Presenting – The Beaches Lions Club – Celebrating with the Community and Making a Difference

For many decades now the Beaches Lions Club has been an integral part of the Beach Community and the driving force behind one of the flagship events: The famous Beach Easter Parade is an important fixture of the Beach community calendar every year, an event that draws tens of thousands of people and provides fun for the whole family. Together with Centre 55 and the Beach Metro Community News, the Lions Club also recognizes outstanding community service and awards the Beach Citizen of the Year Award. This was definitely an organization that I wanted to find out more about.

Talking to the real community experts, I asked Sheila Blinoff and Carol Stimmell from the Beach Metro Community News who I should to talk to and they suggested Joe Bordieri, a long-term Beach resident who has been involved with the Beaches Lions for many years. On a Tuesday night for which a Director’s Meeting was scheduled I headed down to the Beaches Lions Club building, located right next to Ashbridges Bay, just a few meters southwest of the intersection of Coxwell and Lakeshore Boulevard.

As people were arriving for the meeting, Joe and I went upstairs into the club’s meeting room and we sat down so Joe would be able to give me an overview of the oldest service club in the Beach. The Beaches Lions was founded in 1935 and Joe explained that in the “good old days” the club’s main role was to entertain children, seniors and help anybody in need. Membership was closed to 80 members from the business community, and between the 1930s and the 1950s there could only be one member from each trade or profession.

Internationally the Lions Club also has a proud, long-standing history. Founded in 1917 by a Chicago business man named Melvin Jones, the club today has more than 1.3 million members in over 200 countries across the world. Its founder believed that local business people should broaden their horizons and participate and contribute to improving their communities and the world in general. Three years after the club was founded in Chicago, it went international with the first Lions Club being established in Canada in 1920. From there the Lions Club expanded internationally throughout Europe, Africa and Asia. A particularly active time for international expansion were the 1950s and 1960s.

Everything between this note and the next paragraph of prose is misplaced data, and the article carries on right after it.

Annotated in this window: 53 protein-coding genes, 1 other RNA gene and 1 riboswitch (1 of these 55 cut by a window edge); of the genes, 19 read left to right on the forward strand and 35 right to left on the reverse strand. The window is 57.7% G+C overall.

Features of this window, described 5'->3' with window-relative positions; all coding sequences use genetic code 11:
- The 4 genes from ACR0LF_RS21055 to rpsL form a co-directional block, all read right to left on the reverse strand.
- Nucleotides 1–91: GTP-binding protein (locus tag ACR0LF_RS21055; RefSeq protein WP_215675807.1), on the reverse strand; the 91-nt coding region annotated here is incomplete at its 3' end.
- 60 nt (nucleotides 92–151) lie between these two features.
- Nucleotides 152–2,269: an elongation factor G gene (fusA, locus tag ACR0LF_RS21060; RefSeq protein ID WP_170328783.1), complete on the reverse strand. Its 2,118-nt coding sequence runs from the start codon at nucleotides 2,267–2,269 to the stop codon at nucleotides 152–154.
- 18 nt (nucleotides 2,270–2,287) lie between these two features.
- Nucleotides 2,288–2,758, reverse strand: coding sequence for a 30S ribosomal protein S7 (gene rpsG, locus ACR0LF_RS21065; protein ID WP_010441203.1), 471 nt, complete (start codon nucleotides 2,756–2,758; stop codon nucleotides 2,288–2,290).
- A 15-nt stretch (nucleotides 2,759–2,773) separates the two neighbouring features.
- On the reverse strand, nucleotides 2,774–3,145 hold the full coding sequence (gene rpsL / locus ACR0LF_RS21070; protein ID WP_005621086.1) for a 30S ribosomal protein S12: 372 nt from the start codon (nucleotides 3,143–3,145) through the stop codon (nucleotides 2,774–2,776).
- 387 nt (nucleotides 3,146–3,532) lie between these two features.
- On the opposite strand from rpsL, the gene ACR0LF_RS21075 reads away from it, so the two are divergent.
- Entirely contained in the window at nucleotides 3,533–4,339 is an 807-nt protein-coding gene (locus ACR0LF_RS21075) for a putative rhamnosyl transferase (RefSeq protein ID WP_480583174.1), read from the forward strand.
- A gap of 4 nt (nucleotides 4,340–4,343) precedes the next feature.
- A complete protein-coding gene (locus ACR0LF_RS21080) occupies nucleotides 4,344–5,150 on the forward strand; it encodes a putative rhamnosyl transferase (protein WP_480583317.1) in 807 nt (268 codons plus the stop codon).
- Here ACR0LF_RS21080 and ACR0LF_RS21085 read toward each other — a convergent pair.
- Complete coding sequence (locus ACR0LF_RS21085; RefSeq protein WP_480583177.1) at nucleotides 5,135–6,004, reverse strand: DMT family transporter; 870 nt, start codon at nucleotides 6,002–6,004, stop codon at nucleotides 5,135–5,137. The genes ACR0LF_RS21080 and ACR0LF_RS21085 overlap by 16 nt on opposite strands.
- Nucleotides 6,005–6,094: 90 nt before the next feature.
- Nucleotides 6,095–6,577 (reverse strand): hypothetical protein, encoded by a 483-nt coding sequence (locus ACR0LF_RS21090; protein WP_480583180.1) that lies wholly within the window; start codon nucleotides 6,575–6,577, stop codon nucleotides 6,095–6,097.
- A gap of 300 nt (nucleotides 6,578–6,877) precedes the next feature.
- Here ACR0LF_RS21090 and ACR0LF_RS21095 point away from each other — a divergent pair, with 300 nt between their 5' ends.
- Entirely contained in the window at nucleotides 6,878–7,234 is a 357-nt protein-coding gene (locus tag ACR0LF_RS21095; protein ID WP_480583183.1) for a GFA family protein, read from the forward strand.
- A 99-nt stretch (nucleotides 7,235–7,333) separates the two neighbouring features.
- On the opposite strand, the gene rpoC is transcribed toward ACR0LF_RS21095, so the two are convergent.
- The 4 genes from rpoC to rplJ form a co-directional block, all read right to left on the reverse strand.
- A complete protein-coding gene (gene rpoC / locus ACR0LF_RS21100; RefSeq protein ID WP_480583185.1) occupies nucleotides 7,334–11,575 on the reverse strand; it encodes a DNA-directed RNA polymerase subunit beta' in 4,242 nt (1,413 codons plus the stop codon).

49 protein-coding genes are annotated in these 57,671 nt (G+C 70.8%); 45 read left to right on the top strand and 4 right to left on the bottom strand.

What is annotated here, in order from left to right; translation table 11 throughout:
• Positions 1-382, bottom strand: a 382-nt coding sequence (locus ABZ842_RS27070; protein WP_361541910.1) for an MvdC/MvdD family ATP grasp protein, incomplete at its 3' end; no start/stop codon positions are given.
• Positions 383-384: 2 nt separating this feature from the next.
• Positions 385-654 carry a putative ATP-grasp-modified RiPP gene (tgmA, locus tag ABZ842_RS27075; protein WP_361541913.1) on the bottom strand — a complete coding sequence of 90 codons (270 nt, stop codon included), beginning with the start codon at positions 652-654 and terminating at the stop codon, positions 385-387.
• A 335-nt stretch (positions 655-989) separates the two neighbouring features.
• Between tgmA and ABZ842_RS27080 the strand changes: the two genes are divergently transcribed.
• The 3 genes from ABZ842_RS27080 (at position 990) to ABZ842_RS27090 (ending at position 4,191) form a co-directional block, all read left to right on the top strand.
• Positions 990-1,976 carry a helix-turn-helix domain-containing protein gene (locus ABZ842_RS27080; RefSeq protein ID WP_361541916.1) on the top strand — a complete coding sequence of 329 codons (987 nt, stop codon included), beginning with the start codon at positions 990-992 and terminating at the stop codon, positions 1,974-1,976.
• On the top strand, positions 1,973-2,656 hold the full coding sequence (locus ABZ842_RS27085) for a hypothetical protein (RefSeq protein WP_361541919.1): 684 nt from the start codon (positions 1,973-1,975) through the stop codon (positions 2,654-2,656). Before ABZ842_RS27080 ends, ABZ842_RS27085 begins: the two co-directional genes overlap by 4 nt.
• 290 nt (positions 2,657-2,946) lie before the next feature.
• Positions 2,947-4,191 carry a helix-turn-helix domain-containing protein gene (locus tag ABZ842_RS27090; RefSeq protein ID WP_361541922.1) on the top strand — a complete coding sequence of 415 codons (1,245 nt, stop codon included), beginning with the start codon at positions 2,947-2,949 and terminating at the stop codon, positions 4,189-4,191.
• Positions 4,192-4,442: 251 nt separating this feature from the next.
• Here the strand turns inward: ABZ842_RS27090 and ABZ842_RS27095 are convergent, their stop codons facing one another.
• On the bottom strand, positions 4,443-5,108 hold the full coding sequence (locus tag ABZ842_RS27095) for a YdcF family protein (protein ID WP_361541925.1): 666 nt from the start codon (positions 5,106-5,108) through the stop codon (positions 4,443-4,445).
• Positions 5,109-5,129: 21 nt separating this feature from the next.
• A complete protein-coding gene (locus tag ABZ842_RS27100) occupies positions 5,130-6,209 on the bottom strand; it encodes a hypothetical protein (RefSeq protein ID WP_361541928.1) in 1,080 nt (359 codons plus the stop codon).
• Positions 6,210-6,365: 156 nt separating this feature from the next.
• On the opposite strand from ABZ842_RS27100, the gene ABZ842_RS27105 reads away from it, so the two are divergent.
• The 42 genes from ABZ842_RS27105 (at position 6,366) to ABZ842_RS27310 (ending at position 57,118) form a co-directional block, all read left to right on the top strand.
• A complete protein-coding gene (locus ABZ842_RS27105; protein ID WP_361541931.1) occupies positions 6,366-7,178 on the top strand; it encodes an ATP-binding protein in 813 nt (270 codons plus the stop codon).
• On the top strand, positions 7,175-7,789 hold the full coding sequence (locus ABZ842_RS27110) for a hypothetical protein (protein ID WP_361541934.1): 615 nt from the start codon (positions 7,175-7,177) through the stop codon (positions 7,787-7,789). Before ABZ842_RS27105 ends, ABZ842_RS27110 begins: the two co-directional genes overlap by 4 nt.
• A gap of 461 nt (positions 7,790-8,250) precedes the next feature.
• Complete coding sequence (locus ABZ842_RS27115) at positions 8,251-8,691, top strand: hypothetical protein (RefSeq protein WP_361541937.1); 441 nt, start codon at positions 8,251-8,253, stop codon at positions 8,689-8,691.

In the early years, one of the mottos of the club was that “no club shall hold out the financial betterment of its members as its object”. Unselfish service has remained one of the key objectives of the Lions Club.

A key point in the Lions Club’s history was a speech made by Helen Keller in 1925 where she challenged Lions to become “knights of the blind in the crusade against darkness.” Ever since then Lions clubs have actively dedicated themselves to serve the blind and visually impaired. Lions Club members are working hard to end preventable blindness, but they also participate in a wide variety of community activities.

As part of its dedication to working with the visually impaired, the Beaches Lions Club sponsors blind people to work with seeing-eye dogs. It costs about $8000 to train a seeing-eye dog, and there are two institutions providing that training: an organization in Oakville, just an hour outside Toronto, and another one in Oakbrook, Illinois.

Lions clubs have long held an esteemed and highly respected role in communities across the world. Joe Bordieri, who came to Canada from Italy more than five decades ago, explained that “in the old country only the rich and famous” would join the Lions Club. When he first joined in 1977 he was very enthusiastic. For many years he worked hard to become the President of the local club since he always had an interest in the local community.